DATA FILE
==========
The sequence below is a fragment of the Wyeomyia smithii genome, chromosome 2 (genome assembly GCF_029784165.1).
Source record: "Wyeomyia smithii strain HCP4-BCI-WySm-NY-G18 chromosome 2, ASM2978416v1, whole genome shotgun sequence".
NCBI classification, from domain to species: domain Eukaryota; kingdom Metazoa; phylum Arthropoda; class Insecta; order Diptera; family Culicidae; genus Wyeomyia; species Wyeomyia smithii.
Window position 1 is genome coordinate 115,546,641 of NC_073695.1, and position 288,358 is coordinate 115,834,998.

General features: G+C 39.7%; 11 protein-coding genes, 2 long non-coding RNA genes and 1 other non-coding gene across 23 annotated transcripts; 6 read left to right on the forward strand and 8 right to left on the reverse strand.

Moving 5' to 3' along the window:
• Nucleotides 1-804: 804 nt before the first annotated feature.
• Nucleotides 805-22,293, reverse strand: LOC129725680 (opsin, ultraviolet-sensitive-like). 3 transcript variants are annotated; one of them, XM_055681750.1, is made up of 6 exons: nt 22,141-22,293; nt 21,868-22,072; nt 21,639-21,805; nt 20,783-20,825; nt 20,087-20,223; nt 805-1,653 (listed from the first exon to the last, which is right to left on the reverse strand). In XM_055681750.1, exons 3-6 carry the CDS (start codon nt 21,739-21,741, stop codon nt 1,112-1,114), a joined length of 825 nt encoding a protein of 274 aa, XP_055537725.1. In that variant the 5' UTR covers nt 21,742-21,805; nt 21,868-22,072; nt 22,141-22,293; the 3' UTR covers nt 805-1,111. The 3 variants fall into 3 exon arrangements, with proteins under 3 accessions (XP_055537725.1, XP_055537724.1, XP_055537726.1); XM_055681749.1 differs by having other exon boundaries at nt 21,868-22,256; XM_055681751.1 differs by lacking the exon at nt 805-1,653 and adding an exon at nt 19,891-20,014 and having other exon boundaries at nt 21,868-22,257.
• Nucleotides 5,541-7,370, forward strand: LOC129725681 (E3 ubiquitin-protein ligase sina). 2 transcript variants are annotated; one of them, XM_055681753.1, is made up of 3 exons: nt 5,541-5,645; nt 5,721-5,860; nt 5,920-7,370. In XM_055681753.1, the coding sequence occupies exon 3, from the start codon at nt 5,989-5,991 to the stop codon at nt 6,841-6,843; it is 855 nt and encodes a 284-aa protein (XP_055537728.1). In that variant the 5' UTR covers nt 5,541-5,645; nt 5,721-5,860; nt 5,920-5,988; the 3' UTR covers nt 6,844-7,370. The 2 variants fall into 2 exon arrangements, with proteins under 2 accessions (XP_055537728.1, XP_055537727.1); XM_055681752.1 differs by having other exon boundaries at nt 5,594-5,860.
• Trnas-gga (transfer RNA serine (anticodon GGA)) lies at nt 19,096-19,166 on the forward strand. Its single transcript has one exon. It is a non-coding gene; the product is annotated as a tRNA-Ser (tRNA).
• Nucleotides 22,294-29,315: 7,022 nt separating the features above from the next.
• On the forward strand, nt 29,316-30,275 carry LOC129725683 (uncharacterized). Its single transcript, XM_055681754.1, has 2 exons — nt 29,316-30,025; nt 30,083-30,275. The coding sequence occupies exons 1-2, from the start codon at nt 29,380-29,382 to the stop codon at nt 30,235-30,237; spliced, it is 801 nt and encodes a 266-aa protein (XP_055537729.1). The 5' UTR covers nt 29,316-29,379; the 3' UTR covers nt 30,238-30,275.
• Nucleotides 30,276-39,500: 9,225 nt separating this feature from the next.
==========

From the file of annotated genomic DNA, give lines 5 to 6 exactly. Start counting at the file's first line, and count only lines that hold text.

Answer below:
General features: G+C 39.7%; 11 protein-coding genes, 2 long non-coding RNA genes and 1 other non-coding gene across 23 annotated transcripts; 6 read left to right on the forward strand and 8 right to left on the reverse strand.

Moving 5' to 3' along the window: